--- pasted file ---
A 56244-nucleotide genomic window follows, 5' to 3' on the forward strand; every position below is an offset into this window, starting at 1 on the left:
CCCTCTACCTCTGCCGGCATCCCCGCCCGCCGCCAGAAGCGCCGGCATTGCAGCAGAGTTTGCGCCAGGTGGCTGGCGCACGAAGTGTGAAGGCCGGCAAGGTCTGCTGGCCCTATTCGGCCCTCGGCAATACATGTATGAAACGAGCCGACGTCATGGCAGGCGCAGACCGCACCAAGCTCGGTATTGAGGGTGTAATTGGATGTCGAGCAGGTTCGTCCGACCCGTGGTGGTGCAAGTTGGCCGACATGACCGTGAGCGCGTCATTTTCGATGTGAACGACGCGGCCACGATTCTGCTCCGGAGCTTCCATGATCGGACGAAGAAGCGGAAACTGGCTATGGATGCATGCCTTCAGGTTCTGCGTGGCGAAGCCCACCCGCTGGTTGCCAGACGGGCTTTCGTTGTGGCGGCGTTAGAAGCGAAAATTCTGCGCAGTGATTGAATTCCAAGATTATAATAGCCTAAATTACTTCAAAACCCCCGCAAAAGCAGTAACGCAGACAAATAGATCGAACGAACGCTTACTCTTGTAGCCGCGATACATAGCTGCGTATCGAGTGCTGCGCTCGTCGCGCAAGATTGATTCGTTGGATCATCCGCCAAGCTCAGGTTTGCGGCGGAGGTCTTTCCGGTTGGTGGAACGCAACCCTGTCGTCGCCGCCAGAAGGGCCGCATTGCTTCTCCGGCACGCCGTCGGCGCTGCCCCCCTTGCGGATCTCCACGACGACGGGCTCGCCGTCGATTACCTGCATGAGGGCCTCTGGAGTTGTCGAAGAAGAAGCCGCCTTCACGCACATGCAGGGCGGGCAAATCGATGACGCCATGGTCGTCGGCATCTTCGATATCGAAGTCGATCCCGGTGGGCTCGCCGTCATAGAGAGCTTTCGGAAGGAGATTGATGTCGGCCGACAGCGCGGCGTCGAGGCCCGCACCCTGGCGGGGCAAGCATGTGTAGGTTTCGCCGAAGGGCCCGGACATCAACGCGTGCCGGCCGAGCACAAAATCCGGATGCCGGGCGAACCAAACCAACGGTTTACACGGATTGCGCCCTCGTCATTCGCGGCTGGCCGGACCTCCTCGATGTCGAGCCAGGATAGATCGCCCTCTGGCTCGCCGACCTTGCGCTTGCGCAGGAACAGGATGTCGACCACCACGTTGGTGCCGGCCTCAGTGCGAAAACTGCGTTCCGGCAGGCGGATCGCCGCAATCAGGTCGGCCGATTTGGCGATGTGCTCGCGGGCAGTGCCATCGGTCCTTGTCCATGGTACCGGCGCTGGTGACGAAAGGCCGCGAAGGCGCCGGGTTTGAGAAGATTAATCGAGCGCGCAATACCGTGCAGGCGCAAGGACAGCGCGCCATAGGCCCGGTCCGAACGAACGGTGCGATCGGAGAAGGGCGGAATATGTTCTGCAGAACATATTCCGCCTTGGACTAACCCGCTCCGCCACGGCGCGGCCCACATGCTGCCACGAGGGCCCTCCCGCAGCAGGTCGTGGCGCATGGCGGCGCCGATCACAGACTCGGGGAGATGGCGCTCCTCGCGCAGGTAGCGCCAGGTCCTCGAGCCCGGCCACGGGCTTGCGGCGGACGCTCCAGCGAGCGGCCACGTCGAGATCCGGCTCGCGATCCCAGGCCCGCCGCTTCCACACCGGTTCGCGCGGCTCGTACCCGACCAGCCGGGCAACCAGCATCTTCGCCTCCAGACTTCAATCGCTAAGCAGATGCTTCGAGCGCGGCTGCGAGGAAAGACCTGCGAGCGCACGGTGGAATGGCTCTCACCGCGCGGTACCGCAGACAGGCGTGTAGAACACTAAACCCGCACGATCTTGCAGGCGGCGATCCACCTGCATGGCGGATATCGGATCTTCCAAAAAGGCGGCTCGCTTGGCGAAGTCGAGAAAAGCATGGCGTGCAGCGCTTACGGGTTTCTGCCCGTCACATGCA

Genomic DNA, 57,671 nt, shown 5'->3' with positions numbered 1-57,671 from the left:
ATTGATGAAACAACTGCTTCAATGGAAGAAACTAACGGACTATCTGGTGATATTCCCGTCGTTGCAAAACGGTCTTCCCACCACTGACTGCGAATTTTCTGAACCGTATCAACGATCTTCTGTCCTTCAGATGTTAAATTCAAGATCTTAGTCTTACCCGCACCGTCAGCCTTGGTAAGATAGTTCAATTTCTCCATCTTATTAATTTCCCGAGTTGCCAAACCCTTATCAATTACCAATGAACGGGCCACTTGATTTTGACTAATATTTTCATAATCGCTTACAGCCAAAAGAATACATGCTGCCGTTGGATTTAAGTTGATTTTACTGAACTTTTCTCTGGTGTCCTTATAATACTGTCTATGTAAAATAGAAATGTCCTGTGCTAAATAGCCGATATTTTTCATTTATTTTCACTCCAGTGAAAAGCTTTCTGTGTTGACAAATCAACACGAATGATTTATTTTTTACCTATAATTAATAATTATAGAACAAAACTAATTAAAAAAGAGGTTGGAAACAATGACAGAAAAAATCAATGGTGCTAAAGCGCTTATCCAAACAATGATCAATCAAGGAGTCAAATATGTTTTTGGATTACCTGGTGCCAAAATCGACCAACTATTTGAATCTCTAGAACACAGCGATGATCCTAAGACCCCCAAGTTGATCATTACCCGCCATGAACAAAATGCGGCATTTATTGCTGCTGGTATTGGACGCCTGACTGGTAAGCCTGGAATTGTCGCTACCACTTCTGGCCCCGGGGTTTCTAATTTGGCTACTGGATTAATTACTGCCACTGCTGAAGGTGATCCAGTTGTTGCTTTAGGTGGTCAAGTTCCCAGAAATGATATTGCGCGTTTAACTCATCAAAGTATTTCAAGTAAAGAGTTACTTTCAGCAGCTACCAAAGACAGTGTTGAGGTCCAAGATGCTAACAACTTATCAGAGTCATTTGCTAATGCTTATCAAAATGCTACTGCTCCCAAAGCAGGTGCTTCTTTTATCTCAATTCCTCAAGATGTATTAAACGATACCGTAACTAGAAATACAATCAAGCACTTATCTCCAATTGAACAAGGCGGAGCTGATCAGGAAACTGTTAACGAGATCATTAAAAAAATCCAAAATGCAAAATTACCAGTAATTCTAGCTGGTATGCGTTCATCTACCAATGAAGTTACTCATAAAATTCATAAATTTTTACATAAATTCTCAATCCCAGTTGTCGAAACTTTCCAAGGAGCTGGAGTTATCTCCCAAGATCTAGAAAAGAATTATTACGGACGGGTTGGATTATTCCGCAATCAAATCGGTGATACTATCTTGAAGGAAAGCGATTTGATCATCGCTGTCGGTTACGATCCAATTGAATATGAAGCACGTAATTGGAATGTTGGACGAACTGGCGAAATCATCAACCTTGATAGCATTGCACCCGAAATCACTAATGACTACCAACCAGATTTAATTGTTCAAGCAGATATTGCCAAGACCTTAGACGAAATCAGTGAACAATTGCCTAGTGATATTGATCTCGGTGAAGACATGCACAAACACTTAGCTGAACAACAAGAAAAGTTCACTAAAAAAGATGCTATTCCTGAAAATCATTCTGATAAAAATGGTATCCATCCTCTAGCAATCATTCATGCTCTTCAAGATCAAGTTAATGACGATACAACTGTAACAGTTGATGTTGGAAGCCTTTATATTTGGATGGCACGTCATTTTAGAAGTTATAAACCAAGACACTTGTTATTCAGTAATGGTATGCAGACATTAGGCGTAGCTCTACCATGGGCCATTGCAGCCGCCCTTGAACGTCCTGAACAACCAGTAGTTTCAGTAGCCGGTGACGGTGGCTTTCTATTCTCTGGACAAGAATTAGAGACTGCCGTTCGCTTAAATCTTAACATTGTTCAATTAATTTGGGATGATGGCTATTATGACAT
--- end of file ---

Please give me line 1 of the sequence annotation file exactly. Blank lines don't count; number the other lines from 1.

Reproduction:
A 56244-nucleotide genomic window follows, 5' to 3' on the forward strand; every position below is an offset into this window, starting at 1 on the left: